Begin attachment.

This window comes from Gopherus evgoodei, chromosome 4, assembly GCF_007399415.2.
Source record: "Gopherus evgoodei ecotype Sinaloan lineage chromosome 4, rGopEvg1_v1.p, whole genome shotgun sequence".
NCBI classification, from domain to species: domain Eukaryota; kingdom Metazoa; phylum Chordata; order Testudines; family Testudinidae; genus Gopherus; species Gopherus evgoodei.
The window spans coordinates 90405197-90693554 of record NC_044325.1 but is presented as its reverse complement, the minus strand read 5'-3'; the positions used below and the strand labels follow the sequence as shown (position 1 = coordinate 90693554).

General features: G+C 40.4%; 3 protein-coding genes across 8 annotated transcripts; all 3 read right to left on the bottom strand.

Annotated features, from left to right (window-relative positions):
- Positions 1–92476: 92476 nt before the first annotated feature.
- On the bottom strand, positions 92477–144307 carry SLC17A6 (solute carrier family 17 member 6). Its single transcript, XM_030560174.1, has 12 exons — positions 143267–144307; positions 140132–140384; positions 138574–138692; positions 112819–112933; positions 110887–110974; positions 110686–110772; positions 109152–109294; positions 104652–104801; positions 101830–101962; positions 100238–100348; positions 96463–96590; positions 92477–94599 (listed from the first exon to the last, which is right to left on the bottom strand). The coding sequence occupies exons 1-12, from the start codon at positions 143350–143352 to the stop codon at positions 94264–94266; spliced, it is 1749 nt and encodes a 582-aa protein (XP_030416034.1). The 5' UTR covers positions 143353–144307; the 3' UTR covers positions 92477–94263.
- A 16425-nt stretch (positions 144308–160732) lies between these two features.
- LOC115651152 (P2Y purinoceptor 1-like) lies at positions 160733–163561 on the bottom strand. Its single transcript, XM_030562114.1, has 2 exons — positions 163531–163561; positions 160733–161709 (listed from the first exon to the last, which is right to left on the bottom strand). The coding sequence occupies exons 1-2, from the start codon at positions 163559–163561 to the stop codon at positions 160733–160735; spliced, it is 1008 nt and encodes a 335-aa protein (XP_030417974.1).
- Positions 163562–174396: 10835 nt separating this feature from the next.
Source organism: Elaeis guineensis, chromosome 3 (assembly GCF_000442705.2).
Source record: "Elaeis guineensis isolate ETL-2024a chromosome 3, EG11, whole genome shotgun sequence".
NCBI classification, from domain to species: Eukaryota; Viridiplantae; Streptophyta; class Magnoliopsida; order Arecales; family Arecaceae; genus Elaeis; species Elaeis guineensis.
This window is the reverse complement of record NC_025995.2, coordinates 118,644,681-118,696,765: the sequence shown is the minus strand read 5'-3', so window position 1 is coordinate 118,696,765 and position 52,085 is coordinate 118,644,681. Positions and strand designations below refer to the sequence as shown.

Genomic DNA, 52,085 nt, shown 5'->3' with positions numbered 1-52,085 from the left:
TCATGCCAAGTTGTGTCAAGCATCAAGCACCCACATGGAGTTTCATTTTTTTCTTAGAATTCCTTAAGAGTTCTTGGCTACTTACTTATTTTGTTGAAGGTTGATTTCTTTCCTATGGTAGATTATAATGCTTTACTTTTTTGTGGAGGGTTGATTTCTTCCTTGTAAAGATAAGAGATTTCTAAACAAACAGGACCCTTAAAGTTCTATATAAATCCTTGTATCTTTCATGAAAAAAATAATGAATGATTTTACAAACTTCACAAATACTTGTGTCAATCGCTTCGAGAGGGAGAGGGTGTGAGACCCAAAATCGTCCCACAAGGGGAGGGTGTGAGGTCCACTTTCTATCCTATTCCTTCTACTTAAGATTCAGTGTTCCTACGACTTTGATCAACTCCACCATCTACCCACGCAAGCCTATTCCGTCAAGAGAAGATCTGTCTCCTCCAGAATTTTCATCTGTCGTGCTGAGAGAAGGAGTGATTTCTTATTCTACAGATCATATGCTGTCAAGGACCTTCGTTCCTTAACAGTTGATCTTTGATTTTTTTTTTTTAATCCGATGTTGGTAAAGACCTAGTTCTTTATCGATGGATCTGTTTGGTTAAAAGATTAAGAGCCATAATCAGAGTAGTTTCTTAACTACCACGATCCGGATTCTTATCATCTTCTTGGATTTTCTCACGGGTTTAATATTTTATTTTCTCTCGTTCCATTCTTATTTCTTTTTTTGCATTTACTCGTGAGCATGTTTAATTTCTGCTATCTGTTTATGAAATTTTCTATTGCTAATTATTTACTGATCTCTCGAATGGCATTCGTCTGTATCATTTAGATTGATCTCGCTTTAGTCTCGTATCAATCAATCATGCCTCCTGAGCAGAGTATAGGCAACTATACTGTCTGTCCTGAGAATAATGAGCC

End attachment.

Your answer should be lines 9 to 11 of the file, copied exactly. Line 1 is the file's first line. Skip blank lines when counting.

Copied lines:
- A 16425-nt stretch (positions 144308–160732) lies between these two features.
- LOC115651152 (P2Y purinoceptor 1-like) lies at positions 160733–163561 on the bottom strand. Its single transcript, XM_030562114.1, has 2 exons — positions 163531–163561; positions 160733–161709 (listed from the first exon to the last, which is right to left on the bottom strand). The coding sequence occupies exons 1-2, from the start codon at positions 163559–163561 to the stop codon at positions 160733–160735; spliced, it is 1008 nt and encodes a 335-aa protein (XP_030417974.1).
- Positions 163562–174396: 10835 nt separating this feature from the next.